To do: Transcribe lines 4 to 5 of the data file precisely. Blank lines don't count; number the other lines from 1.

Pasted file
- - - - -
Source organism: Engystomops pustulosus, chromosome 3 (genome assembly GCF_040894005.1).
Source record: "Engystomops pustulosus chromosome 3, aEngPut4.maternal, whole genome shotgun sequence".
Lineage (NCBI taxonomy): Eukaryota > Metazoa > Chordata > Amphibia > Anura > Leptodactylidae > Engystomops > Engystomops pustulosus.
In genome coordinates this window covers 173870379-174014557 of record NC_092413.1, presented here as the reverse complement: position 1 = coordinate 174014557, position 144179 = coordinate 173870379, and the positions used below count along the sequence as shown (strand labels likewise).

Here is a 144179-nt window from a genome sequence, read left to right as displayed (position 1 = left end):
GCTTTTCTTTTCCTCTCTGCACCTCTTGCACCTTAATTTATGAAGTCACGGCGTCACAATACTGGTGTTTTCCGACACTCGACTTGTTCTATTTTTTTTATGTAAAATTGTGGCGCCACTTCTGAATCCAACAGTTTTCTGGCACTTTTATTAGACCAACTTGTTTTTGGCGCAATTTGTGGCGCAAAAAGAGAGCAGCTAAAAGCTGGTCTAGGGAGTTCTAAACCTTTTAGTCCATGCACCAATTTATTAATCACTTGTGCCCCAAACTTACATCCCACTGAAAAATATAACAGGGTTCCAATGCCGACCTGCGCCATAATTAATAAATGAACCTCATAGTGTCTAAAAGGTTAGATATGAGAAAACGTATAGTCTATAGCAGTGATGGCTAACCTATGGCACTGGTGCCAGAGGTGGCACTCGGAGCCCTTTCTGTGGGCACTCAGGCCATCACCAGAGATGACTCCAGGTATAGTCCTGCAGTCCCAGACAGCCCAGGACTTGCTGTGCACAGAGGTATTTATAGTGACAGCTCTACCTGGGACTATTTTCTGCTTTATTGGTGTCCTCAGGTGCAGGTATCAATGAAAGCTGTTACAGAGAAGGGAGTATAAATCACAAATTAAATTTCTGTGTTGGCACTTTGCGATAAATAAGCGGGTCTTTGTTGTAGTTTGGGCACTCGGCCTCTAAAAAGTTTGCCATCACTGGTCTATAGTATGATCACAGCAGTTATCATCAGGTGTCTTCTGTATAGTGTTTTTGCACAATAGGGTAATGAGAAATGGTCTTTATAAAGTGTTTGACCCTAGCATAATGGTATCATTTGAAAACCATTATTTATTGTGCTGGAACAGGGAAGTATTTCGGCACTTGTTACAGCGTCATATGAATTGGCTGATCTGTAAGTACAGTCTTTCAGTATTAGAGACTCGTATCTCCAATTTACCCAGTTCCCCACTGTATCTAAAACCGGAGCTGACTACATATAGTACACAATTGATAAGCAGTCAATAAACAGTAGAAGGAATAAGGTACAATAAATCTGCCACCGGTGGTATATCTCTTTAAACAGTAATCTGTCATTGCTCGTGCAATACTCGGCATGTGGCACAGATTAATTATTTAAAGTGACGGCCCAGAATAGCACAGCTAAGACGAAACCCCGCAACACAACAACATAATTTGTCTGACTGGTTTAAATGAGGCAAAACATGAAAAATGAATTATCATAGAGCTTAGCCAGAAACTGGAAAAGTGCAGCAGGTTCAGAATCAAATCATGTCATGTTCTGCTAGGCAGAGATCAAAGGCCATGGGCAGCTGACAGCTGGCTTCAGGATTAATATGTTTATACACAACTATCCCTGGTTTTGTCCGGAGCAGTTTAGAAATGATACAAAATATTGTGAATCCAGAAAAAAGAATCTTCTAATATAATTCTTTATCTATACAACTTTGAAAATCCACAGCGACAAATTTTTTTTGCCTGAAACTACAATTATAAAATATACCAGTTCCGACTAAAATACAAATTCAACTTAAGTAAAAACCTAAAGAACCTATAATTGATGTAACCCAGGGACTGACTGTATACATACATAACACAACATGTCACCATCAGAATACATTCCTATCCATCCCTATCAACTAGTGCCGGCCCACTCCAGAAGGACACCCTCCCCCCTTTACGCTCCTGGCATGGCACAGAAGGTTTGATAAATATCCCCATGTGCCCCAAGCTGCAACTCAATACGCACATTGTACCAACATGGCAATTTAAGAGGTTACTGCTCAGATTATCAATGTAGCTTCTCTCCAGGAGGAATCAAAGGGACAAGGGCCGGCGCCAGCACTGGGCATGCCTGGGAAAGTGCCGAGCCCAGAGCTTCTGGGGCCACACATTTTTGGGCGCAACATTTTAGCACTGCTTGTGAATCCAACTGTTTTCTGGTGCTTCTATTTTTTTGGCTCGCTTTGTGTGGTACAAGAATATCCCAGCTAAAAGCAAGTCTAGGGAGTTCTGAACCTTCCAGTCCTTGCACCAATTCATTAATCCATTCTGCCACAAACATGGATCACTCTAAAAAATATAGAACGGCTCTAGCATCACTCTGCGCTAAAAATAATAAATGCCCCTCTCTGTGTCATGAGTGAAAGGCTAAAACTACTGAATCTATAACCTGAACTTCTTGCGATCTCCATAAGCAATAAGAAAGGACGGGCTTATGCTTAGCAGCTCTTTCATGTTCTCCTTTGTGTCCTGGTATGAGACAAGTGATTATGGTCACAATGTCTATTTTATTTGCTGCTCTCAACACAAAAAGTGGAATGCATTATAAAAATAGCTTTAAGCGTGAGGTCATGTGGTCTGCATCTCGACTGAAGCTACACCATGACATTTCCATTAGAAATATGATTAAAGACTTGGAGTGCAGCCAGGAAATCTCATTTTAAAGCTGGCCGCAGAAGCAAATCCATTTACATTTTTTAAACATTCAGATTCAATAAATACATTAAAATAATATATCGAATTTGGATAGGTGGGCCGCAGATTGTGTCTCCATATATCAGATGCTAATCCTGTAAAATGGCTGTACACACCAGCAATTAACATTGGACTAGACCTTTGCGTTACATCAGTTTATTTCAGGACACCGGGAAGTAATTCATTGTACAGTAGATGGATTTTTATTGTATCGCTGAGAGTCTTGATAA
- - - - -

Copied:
In genome coordinates this window covers 173870379-174014557 of record NC_092413.1, presented here as the reverse complement: position 1 = coordinate 174014557, position 144179 = coordinate 173870379, and the positions used below count along the sequence as shown (strand labels likewise).

Here is a 144179-nt window from a genome sequence, read left to right as displayed (position 1 = left end):